Ironically, it's been the governments of western countries in which Christians are the majority, and whose leaders declare themselves as Christians, which have contributed greatly to the rise of violent anti-Christian extremism.
In Libya, the ouster of Muammar Gaddafi helped Islamic State and al-Qaeda affiliates establish a presence in the country as well as aiding the spread of religious extremism into other African countries including Kenya and Tanzania, which were hit by a wave of church bombings in 2013. In June 2015, 38 tourists (including 30 Britons), were slaughtered as the relaxed on the beach or around their hotel when on holiday in Port El Kantaoui in Tunisia. The gunman was reported to have trained in neighbouring 'liberated' Libya. In 2018, the group 'Open Doors', which monitors the worldwide persecution of Christians stated: “Since the downfall of Gaddafi, the situation for Christians in Libya has deteriorated…The main threat Christians face is from militant Islamist groups; violence against Christians has continued on a large scale and with impunity.'
The plight of Christians in Syria (number eleven on the 'World Watch list'), has also been adversely affected by western 'interventionist' foreign policy. Weapons meant for so-called 'moderate rebels' ended up in the hands of genocidal salafist-jihadist groups. Again, we had a government which protected Christians, (Assad's), and observed their religious festivals and holidays, targeted for regime-change by 'Christian' western leaders.
Of course, we can't put all the blame for the upsurge in the global persecution of followers of Jesus Christ on the policies pursued by western leaders. But there's no doubt that the genocidally-minded groups which target Christians have received a big boost by 'regime change' wars against secular governments.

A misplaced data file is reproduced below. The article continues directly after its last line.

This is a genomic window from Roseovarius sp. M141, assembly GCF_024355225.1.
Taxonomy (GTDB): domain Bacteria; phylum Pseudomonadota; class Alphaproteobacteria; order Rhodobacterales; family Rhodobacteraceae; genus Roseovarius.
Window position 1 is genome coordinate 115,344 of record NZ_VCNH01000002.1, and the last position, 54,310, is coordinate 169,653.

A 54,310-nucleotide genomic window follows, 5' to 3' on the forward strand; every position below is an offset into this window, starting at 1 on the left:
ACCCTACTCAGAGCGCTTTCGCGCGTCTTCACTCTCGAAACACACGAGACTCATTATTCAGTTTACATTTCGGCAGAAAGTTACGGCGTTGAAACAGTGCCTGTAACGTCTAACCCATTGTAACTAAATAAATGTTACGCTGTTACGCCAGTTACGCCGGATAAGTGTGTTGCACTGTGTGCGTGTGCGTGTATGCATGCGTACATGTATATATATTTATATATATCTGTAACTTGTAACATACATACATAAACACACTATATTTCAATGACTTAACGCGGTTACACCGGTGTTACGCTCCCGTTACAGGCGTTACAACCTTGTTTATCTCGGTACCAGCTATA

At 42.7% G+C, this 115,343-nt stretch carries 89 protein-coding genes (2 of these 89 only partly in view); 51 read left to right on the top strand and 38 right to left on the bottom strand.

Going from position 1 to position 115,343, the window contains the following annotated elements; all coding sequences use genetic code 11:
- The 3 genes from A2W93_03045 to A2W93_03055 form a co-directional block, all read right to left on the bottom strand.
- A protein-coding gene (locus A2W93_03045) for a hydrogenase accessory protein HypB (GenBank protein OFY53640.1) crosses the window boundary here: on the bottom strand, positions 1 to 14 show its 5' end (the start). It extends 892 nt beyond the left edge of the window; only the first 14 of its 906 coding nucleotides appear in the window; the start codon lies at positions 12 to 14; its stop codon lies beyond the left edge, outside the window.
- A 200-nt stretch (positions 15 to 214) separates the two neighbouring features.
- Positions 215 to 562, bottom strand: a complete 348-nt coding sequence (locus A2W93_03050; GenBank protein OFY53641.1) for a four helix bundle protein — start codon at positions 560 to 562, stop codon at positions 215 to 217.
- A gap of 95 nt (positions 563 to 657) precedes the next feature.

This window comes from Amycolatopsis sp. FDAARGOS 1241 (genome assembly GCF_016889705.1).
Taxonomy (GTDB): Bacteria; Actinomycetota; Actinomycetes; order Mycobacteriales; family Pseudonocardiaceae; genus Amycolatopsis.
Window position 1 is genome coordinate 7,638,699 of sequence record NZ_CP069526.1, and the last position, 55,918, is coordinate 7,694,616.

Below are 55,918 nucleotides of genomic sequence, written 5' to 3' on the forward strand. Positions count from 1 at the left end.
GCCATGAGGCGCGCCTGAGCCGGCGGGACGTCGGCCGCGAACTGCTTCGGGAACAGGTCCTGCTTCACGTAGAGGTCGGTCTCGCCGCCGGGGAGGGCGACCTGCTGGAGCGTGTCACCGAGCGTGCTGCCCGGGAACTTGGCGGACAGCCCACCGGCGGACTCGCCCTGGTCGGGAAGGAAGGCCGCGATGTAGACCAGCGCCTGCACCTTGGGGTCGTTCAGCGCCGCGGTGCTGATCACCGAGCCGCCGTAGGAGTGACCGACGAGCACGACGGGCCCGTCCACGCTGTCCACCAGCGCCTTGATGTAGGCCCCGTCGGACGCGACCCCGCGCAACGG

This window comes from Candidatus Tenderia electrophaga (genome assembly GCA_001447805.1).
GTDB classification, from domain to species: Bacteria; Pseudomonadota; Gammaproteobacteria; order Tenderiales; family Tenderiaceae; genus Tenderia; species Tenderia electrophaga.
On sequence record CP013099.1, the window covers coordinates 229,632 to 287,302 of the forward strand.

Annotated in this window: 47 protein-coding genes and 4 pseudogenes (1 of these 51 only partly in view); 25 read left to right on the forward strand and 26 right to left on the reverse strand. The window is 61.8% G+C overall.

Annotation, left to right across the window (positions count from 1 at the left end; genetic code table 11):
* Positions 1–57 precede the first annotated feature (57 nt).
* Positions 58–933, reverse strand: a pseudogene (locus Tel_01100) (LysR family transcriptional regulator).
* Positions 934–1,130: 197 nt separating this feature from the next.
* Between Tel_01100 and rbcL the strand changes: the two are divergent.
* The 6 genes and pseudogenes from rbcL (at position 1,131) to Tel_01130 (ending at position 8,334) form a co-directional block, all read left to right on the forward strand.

While Sri Lanka was where the extremists struck this Easter, we should not forget that 45 Coptic Christians were killed when two churches were bombed in Egypt on Palm Sunday in 2017. A year before that a bomb in a park in Lahore, Pakistan, where Christians were celebrating Easter, killed 75. Last year, Christian pastors and worshippers were threatened and attacked by Hindu extremists in India, while four members of a Christian family in Pakistan were shot dead at Easter, with ISIS claiming responsibility.
Massacring Christians at Easter- the holiest time of the year in their calendar, has become an annual event. How much of an indictment is that, of the world we're currently living in?
It's not just Christians who are in danger at their places of worship or travelling to and from them. Only last month 49 people were killed in attacks on two mosques in New Zealand. Shiite mosques have been regularly targeted by Sunni extremists in Iraq, Afghanistan, Pakistan and elsewhere. One of the worst attacks of all time, but which seems to have disappeared down the memory hole, was the one on the Sufi-associated Al-Rawda mosque in Sinai, Egypt, in November 2017, which killed 311. How do we allow such atrocities to happen?
No one in the world should feel in danger when he/she is at their place of worship, or travelling to or from it. The freedom to practice your own religion, without persecution, is an inalienable human right.
The Sri Lankan attacks are therefore not just an attack on Christianity. They are an attack on all humanity. And in the name of humanity, the terrorists, extremists and those who target peaceful worshippers for slaughter must be defeated, and certainly not aided.
Follow Neil Clark @NeilClark66 and @MightyMagyar
Support his AntiStalker Crowdfund
The views and opinions expressed by the contributor do not necessarily reflect those of Sputnik.